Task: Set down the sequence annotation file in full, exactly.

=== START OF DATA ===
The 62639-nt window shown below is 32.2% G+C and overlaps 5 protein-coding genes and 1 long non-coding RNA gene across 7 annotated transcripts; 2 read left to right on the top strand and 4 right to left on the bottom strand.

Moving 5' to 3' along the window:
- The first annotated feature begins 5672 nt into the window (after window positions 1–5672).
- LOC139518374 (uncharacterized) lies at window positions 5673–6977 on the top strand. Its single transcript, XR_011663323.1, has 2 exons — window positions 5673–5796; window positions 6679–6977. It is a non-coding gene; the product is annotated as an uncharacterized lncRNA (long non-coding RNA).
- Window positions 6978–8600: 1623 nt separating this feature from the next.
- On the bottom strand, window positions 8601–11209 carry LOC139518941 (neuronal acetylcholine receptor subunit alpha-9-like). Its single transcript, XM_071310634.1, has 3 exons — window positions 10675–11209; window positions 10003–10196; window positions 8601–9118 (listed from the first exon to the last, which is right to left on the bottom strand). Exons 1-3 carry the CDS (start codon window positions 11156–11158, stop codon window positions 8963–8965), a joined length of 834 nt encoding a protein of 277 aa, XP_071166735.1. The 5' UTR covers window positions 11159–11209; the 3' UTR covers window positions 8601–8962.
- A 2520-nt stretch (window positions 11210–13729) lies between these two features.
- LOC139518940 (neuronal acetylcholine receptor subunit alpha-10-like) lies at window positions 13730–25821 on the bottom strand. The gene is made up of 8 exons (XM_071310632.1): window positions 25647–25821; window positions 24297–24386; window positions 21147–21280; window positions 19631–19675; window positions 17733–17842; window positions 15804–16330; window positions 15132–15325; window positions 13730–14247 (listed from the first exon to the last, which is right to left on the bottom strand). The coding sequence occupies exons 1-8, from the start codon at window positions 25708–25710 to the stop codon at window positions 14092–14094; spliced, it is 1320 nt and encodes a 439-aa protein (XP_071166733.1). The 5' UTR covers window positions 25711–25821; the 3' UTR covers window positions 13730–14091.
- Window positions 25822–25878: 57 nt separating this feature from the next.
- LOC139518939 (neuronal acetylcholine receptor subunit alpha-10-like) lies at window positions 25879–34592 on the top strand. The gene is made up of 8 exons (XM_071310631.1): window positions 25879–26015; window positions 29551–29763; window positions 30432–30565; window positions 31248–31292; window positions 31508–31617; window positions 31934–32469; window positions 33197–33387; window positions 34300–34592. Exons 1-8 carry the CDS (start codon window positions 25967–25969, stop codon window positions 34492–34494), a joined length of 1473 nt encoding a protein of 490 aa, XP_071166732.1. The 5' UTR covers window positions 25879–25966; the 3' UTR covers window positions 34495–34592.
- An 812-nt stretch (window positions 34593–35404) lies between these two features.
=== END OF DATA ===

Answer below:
The 62639-nt window shown below is 32.2% G+C and overlaps 5 protein-coding genes and 1 long non-coding RNA gene across 7 annotated transcripts; 2 read left to right on the top strand and 4 right to left on the bottom strand.

Moving 5' to 3' along the window:
- The first annotated feature begins 5672 nt into the window (after window positions 1–5672).
- LOC139518374 (uncharacterized) lies at window positions 5673–6977 on the top strand. Its single transcript, XR_011663323.1, has 2 exons — window positions 5673–5796; window positions 6679–6977. It is a non-coding gene; the product is annotated as an uncharacterized lncRNA (long non-coding RNA).
- Window positions 6978–8600: 1623 nt separating this feature from the next.
- On the bottom strand, window positions 8601–11209 carry LOC139518941 (neuronal acetylcholine receptor subunit alpha-9-like). Its single transcript, XM_071310634.1, has 3 exons — window positions 10675–11209; window positions 10003–10196; window positions 8601–9118 (listed from the first exon to the last, which is right to left on the bottom strand). Exons 1-3 carry the CDS (start codon window positions 11156–11158, stop codon window positions 8963–8965), a joined length of 834 nt encoding a protein of 277 aa, XP_071166735.1. The 5' UTR covers window positions 11159–11209; the 3' UTR covers window positions 8601–8962.
- A 2520-nt stretch (window positions 11210–13729) lies between these two features.
- LOC139518940 (neuronal acetylcholine receptor subunit alpha-10-like) lies at window positions 13730–25821 on the bottom strand. The gene is made up of 8 exons (XM_071310632.1): window positions 25647–25821; window positions 24297–24386; window positions 21147–21280; window positions 19631–19675; window positions 17733–17842; window positions 15804–16330; window positions 15132–15325; window positions 13730–14247 (listed from the first exon to the last, which is right to left on the bottom strand). The coding sequence occupies exons 1-8, from the start codon at window positions 25708–25710 to the stop codon at window positions 14092–14094; spliced, it is 1320 nt and encodes a 439-aa protein (XP_071166733.1). The 5' UTR covers window positions 25711–25821; the 3' UTR covers window positions 13730–14091.
- Window positions 25822–25878: 57 nt separating this feature from the next.
- LOC139518939 (neuronal acetylcholine receptor subunit alpha-10-like) lies at window positions 25879–34592 on the top strand. The gene is made up of 8 exons (XM_071310631.1): window positions 25879–26015; window positions 29551–29763; window positions 30432–30565; window positions 31248–31292; window positions 31508–31617; window positions 31934–32469; window positions 33197–33387; window positions 34300–34592. Exons 1-8 carry the CDS (start codon window positions 25967–25969, stop codon window positions 34492–34494), a joined length of 1473 nt encoding a protein of 490 aa, XP_071166732.1. The 5' UTR covers window positions 25879–25966; the 3' UTR covers window positions 34495–34592.
- An 812-nt stretch (window positions 34593–35404) lies between these two features.